Nomination of James O'Gara

By:  Joe Biden, Jr.
Date: Sept. 6, 2006
Location: Washington, DC

NOMINATION OF JAMES O'GARA -- (Senate - September 06, 2006)

Mr. BIDEN. Mr. President, prior to the August recess, the Senate sent the nomination of James O'Gara to be the Deputy Director for Supply Reduction at the Office of National Drug Control Policy back to the White House for reconsideration. Mr. O'Gara's nomination was strongly opposed by Senators on both sides of the aisle, which prevented it even from being reported out of the Judiciary Committee. Unfortunately, the White House has returned Mr. O'Gara's nomination for confirmation. As such, I am using this opportunity to, again, remind the President of the objections that law enforcement and many Members of this body have to the policies and the leadership at the Office of National Drug Control Policy. In so doing, it is my hope that the administration will change course and develop and implement strategies that will address the drug problems facing our communities, such as the spread of methamphetamine.

More than 20 years ago I began working to create an Office of National Drug Control Policy because I believed then, as I believe now, that we needed a Cabinet-level official who would coordinate Federal drug policy and be publicly accountable for developing and implementing an effective national strategy. I believe the Office of National Drug Control Policy is an important office, and I take matters related to it very seriously.

When our current drug czar, John Walters, came for a vote before this body in 2001, I opposed his nomination because I did not believe he was the right man for the job.

Unfortunately, my fears have been borne out. During his tenure, John Walters has been reticent to acknowledge the methamphetamine problem that is plaguing small communities nationwide, preferring to focus almost exclusively on marijuana. He recommended to the President that the highly popular and highly effective High Intensity Drug Trafficking Area Program, which funds drug enforcement task forces, be cut by 56 percent and relegated to the Department of Justice. And under his leadership, the Office of National Drug Control Policy has essentially walled itself off from consultation and dialogue with external drug policy experts including treatment professionals, prevention specialists, and State and local law enforcement officials.

Those are just a few of the many examples of Mr. Walters' missteps. Under him, the office operates like an ivory tower rather than the command center for our national drug control policy.

This past year, together with many of my Republican colleagues, I fought to prevent James O'Gara--a colleague of Mr. Walters since 1989--from becoming the Deputy Director for Supply Reduction. Together, they have coauthored policy articles expressing their shared drug policy views. Given the misgivings that many of us have about how Mr. Walters has run the Office of National Drug Control Policy, I would likely have a difficult time voting to give a promotion to any member of his inner circle. But that is not the only reason why many of us opposed Mr. O'Gara's nomination.

Perhaps most troubling is that Mr. O'Gara, who was nominated for a position which has authority over international drug control, foreign and domestic drug intelligence, and interdiction, does not have the confidence of law enforcement.

In letters to Senator Specter and Senator Leahy expressing their strong opposition to the O'Gara nomination, law enforcement has expressed its strong opposition. The National Narcotics Officers Association wrote that:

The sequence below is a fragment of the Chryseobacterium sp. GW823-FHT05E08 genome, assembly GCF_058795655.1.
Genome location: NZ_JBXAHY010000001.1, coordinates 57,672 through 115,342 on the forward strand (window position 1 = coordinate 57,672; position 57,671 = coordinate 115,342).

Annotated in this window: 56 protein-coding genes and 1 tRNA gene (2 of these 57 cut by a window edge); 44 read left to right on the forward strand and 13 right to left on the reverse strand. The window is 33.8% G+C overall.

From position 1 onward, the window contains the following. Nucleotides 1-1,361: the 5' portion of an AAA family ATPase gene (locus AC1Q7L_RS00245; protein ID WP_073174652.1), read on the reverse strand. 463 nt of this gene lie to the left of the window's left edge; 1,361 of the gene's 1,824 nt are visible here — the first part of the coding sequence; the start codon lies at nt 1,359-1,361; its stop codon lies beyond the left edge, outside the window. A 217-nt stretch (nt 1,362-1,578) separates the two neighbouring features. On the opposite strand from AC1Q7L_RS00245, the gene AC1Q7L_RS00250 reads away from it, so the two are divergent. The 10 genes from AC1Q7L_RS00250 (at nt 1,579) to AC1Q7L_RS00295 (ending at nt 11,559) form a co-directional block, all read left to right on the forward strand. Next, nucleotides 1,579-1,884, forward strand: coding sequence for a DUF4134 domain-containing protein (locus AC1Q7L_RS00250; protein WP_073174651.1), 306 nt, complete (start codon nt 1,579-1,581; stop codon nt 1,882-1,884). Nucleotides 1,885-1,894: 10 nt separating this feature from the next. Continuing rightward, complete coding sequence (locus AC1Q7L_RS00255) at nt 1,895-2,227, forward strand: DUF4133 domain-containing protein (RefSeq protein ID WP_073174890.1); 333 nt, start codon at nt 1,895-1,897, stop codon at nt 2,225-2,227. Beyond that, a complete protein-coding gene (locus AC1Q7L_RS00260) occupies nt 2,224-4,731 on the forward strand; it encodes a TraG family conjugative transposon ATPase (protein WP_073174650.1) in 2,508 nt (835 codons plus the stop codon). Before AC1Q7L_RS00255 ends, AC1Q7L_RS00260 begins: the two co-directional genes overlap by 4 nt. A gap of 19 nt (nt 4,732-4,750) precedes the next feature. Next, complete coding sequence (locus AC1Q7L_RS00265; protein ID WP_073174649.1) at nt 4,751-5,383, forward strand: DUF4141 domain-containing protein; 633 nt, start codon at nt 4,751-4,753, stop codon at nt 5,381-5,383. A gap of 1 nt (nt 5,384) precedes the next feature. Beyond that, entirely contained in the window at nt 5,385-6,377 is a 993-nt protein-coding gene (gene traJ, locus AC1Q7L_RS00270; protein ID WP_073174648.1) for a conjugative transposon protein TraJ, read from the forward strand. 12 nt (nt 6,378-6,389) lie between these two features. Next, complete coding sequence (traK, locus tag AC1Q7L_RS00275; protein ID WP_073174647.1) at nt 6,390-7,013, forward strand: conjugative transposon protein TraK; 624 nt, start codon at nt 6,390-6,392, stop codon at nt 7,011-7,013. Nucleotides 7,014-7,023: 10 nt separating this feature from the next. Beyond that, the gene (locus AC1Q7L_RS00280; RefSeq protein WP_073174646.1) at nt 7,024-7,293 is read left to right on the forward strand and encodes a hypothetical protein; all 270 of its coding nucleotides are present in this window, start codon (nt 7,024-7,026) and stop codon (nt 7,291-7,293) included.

Mr. O'Gara lacks an operational understanding of a critical issue involved in supply reduction, has no operational background in supply reduction or drug control, and most importantly is not trusted by his constituents in the drug enforcement, prevention and treatment fields. All of this makes him unqualified and unable to effectively lead the coordination of supply reduction initiatives in accordance with the National Drug Control Strategy.

The letter from the HIDTA Directors states that:

Based on our collective 1,000+ years of law enforcement experience, we believe Mr. O'Gara lacks the qualifications and abilities necessary to coordinate our nation's supply reduction initiatives effectively. We believe his lack of experience and inability and/or unwillingness to collaborate with a variety of stakeholders has resulted in the formulation of three National Drug Control Strategy documents that do not provide adequate guidance to law enforcement, treatment, and prevention professionals; lack specific and measurable objectives; and insufficiently address some of the most pressing drug threats facing our country today, including methamphetamine.

By returning this nomination, it is my hope--together with many of my Republican colleagues--that the administration will reconsider and rescind this nomination.

State and local law enforcement accounts for more than 90% of drug-related arrests. During a time when assistance for State and local law enforcement has been slashed, it is essential that the leadership of the Office of National Drug Control Policy have the confidence of local officials. Mr. O'Gara lacks this support. Moreover, Mr. Walters and Mr. O'Gara have alienated State and local law enforcement, drug prevention and treatment professionals, as well as many members of Congress.

As the scourge of methamphetamine continues to ravage middle America, it is essential that the policies adopted and the personnel appointed by the administration have the confidence of the drug enforcement community. President Bush could take a huge step in this direction by rescinding the nomination of Mr. O'Gara and consulting with local law enforcement to appoint an individual who could win the bipartisan support of the Senate.

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